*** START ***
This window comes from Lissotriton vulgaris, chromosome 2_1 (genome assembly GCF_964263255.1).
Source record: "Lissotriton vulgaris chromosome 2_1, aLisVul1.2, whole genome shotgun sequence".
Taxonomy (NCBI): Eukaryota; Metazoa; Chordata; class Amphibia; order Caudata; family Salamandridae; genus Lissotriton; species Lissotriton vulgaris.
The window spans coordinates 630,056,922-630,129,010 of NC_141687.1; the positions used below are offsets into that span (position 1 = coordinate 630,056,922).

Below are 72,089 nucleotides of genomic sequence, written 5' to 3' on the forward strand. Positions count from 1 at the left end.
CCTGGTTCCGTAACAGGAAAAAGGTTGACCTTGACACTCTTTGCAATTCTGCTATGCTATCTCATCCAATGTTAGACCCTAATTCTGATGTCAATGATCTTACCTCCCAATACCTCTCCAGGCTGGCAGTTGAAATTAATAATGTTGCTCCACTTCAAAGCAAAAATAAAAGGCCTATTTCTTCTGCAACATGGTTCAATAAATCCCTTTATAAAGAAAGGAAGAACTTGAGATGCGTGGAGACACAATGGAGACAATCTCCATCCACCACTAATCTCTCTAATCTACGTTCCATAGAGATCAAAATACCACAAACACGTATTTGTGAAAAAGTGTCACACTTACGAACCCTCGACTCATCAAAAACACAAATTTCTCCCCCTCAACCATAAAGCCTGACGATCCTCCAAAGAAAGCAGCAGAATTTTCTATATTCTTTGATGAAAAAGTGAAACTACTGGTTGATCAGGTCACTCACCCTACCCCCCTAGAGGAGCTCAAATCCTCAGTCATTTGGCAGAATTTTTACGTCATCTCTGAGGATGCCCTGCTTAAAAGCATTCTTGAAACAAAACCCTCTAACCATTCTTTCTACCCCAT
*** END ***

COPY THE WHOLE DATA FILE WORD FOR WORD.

This window comes from Lissotriton vulgaris, chromosome 2_1 (genome assembly GCF_964263255.1).
Source record: "Lissotriton vulgaris chromosome 2_1, aLisVul1.2, whole genome shotgun sequence".
Taxonomy (NCBI): Eukaryota; Metazoa; Chordata; class Amphibia; order Caudata; family Salamandridae; genus Lissotriton; species Lissotriton vulgaris.
The window spans coordinates 630,056,922-630,129,010 of NC_141687.1; the positions used below are offsets into that span (position 1 = coordinate 630,056,922).

Below are 72,089 nucleotides of genomic sequence, written 5' to 3' on the forward strand. Positions count from 1 at the left end.
CCTGGTTCCGTAACAGGAAAAAGGTTGACCTTGACACTCTTTGCAATTCTGCTATGCTATCTCATCCAATGTTAGACCCTAATTCTGATGTCAATGATCTTACCTCCCAATACCTCTCCAGGCTGGCAGTTGAAATTAATAATGTTGCTCCACTTCAAAGCAAAAATAAAAGGCCTATTTCTTCTGCAACATGGTTCAATAAATCCCTTTATAAAGAAAGGAAGAACTTGAGATGCGTGGAGACACAATGGAGACAATCTCCATCCACCACTAATCTCTCTAATCTACGTTCCATAGAGATCAAAATACCACAAACACGTATTTGTGAAAAAGTGTCACACTTACGAACCCTCGACTCATCAAAAACACAAATTTCTCCCCCTCAACCATAAAGCCTGACGATCCTCCAAAGAAAGCAGCAGAATTTTCTATATTCTTTGATGAAAAAGTGAAACTACTGGTTGATCAGGTCACTCACCCTACCCCCCTAGAGGAGCTCAAATCCTCAGTCATTTGGCAGAATTTTTACGTCATCTCTGAGGATGCCCTGCTTAAAAGCATTCTTGAAACAAAACCCTCTAACCATTCTTTCTACCCCAT